In 1905, after a period in which he had been compelled to earn his living as a café pianist and a composer of appropriate music Satie enrolled as a student at the Schola cantorum, where his teachers included Vincent d'lndy and Roussel. Here he attempted to make up for technical deficiencies in his techniques as a composer by a concentration on traditional counterpoint. He completed his studies in 1908, but only began to win some success through the agency of Ravel, who in 1911 performed the three Sarabandes that Satie had written in 1887, establishing the innovative originality of Satie's early work. The following years brought his compositions before a wider public, but it was through the advocacy of Jean Cocteau that Satie's fame was more firmly established, particularly with collaboration in the Dyagilev ballet Parade, with choreography by Massin and décor by Picasso. The scandal of the first performance in May 1917 made Satie a hero to a younger group of composers, to be known as Les Six. In 1923, under the inspiration of Darius Milhaud, his collaborator in musique d'ameublement, furniture music that was not supposed to be listened to, he became the centre of another group of younger composers, the Ecole d' Arceuil, its name derived from the poor and relatively remote district of Paris where Satie had lived a life of the utmost simplicity, his room furnished with a chair, a table and a hammock, the last heated in winter by bottles filled with hot water placed below and looking, Stravinsky tells us, like some strange kind of marimba. He died on 1st July, 1925, after an illness of some six months.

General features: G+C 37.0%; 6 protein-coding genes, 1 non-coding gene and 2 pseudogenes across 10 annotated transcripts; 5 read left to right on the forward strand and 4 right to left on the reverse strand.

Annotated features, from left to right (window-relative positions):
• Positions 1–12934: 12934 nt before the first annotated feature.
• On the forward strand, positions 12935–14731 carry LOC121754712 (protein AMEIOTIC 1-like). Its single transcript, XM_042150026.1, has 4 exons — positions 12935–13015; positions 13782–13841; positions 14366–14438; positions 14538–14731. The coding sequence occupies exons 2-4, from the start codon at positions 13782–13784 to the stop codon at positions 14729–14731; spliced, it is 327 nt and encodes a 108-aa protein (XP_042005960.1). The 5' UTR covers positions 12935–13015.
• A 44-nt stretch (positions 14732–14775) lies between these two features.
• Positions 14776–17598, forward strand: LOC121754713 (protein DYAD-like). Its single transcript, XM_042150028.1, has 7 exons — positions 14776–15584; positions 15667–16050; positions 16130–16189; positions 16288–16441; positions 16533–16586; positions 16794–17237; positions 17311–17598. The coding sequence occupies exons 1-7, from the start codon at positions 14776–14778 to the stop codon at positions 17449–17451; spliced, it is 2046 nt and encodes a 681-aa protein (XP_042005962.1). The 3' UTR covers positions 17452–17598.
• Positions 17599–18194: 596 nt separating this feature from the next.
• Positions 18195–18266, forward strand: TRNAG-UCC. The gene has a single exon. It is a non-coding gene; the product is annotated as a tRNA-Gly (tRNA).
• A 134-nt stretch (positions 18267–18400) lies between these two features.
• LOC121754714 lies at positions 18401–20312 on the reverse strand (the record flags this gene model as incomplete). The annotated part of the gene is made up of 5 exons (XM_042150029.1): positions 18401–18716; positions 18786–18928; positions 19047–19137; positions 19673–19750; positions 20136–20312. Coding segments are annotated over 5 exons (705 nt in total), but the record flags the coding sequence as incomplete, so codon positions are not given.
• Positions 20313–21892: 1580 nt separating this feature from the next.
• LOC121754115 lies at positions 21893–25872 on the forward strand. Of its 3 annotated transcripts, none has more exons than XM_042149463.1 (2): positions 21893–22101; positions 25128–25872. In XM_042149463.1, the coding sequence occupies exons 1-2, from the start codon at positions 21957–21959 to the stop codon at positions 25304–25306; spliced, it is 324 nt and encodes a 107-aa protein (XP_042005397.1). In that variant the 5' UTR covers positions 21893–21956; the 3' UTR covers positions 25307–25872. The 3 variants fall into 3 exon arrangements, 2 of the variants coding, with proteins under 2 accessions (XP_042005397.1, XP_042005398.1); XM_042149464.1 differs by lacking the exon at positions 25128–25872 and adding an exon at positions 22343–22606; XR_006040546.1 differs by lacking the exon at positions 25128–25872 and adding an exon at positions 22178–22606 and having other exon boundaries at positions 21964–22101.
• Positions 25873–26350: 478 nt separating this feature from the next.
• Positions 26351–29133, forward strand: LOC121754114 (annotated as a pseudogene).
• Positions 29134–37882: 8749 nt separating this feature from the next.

Satie wrote for the theatre, and particularly for dancers. His compositions include songs, chamber music and, above all, piano pieces of surprising simplicity, apparent ingenuousness, and harmonic originality, often embellished with titles or instructions that defy idiomatic translation. The three Véritables préludes flasques, three really flabby preludes, were written in 1912, for a dog, and are far from flabby. The first, Sévère réprimande, is severely contrapuntal, the second, Seul à la maison, Alone in the house, delicately so, and the third, On joue, play-time, more energetic. Preposterous directions in the score are given in dog-Latin.